I have done a staff model HMO for 10 years, worked for a hospital for 10 years started my own practice when the hospital closed the women’s center after a month’s warning. Was in my own practice for the last 17 years. (Had 2 partners who left at about year 5 and 7. On my own for the last 10). MDvip is a great way to ease into a sane way of seeing patients who definitely appreciate what I bring.

  3. Kurt
    June 28, 2017 at 6:13 pm

    Let me preface what is written below as something that was not allowed to be posted under that
    report above. Doubt it will get through the AAFP censors. Don’t get me wrong, I think you guys and gals deserve to make a decent living without having to deal with a lot of garbage. DPC can offer that but again, pick the wrong place and you are going to get into trouble. If the payer mix is “bad” can end up with a panel of deadbeats and would bear researching what the economic circumstances are in a potential area of practice. Also many of the DPC folks lose something of the care continuity by not taking care of (or at least seeing) people in the hospital but I
    bet by not doing that, certainly relieves a heck of a lot of stress. Most of the computer generated drivel that comes out of tertiary care centers is hard to follow and figure out who did what without printing it out on paper anyways:——-
    I am not doing DPC as I am within 4 years of 65 and am leaving. The AAFP went along with the government types suggestion of the “ABC” accountable care organizations and baloney that is requiring us to perform so much “uncompensateable” paperwork. DPC is a direct response to this garbage that is doomed to failure unless patients are held accountable for their lousy health behaviors.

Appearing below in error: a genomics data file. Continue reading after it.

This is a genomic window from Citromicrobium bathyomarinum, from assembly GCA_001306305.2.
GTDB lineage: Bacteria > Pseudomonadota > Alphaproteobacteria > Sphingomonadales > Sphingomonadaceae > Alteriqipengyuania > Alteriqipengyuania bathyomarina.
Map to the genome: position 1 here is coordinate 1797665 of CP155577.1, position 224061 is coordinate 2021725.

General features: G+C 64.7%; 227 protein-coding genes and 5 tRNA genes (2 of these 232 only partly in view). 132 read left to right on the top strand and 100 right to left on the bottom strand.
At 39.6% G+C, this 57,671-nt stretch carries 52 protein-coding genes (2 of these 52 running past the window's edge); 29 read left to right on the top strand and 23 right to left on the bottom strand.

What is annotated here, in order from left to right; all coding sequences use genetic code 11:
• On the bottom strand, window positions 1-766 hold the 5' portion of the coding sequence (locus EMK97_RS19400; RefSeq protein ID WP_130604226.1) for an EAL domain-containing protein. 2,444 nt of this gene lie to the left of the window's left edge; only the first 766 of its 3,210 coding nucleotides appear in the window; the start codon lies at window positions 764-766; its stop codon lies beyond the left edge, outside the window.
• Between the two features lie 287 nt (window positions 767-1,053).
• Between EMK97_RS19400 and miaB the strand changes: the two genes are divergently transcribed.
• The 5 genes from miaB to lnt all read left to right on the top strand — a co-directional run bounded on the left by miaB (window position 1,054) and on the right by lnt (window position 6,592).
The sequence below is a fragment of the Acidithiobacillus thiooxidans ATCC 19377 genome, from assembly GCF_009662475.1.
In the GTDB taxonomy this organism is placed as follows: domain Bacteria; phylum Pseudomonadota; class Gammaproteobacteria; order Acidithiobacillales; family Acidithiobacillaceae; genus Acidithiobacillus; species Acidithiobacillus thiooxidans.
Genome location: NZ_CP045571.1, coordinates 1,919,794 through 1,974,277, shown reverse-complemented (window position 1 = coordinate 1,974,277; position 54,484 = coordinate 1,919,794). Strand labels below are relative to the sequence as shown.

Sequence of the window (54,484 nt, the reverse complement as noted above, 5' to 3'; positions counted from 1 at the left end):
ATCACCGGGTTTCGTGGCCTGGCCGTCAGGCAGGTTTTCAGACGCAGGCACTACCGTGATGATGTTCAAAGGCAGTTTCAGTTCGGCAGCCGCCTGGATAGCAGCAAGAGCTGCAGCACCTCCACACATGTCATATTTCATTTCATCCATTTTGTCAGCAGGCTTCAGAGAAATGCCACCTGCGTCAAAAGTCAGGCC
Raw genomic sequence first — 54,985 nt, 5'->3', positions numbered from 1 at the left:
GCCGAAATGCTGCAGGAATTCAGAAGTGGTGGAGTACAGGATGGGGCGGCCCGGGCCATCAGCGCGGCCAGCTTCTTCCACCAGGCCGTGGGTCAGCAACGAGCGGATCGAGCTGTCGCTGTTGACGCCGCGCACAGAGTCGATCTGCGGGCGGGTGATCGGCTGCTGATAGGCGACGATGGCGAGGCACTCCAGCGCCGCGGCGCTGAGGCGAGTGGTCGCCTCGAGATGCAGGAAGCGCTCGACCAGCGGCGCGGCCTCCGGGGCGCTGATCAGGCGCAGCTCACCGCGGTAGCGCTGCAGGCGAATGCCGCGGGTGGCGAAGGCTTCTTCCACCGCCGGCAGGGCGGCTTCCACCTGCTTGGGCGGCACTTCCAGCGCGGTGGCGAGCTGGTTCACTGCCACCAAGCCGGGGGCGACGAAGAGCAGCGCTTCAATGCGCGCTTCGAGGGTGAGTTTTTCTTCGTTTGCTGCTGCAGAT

That said, one has to be very careful of the geographical area they set up in (true about concierge practices too) as they will go bankrupt if there is no one who will pay the monthly fees. High Public Aid? Forget it.
    Would rather buy more frozen pizzas and cigarettes before they’d pay a monthly fee.
    I see the NP’s doing this once they get the privilege of being “free standing” in the 28 remaining states that
    don’t allow it. 22 do. Gives one something else to worry about competing with. Mark my words. There are patients who don’t want to see anyone but the NP because they “aren’t” a doctor. I know because my group uses them (I proctored one who is close to retiring. Did a good job too. But no better than me in getting compliance.)
    Most of the DPC people I read no longer do hospital care so there is more lost income. Nice thing though is if the practice is self supporting, since one is not dependent on third party payers they can bid adieu to the ABFM and MOC garbage as all they have to do is 50 hours a year to satisfy the state board. That in and of itself is enticing to get out of the association of what was an academic service organization now cum money making conglomerate that only benefits those that run it. There is no evidence that MOC has improved anything in this country but line the coffers of the so-call “board” treasuries. All the while of holding “certification” over one’s head to get paid from the third party payers. I hope anyone who does DPC and is successful with it realizes they can dump this excess baggage after awhile. As long as the DPC practice flourishes for them, why not?